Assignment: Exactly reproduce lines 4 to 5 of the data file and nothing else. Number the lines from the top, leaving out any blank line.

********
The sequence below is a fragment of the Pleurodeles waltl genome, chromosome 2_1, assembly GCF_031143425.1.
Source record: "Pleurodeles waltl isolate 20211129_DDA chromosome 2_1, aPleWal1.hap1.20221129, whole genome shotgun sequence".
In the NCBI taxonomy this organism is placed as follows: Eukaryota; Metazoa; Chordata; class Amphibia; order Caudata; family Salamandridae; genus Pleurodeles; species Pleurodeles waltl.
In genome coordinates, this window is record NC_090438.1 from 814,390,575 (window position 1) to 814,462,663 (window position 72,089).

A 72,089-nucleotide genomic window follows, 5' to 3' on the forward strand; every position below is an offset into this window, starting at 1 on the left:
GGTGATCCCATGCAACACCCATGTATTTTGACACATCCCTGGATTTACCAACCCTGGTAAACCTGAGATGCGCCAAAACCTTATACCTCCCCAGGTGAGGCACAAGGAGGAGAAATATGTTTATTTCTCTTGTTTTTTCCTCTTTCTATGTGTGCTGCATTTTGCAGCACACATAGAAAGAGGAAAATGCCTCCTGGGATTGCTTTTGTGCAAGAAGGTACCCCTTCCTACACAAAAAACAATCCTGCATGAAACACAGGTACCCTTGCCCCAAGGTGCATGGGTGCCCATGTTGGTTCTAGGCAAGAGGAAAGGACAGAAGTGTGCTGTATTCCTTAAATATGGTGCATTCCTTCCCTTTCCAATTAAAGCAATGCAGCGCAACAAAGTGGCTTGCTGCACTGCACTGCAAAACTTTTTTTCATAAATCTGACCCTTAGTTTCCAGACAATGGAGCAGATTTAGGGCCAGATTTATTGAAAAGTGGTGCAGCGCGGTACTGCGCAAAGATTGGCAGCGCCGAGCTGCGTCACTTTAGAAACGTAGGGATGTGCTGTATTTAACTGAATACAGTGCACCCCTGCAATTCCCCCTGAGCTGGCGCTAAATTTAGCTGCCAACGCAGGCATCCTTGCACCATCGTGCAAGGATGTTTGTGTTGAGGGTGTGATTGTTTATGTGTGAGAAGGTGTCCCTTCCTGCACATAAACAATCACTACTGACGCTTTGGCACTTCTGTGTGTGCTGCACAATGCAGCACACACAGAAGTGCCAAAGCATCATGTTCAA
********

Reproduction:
In genome coordinates, this window is record NC_090438.1 from 814,390,575 (window position 1) to 814,462,663 (window position 72,089).

A 72,089-nucleotide genomic window follows, 5' to 3' on the forward strand; every position below is an offset into this window, starting at 1 on the left: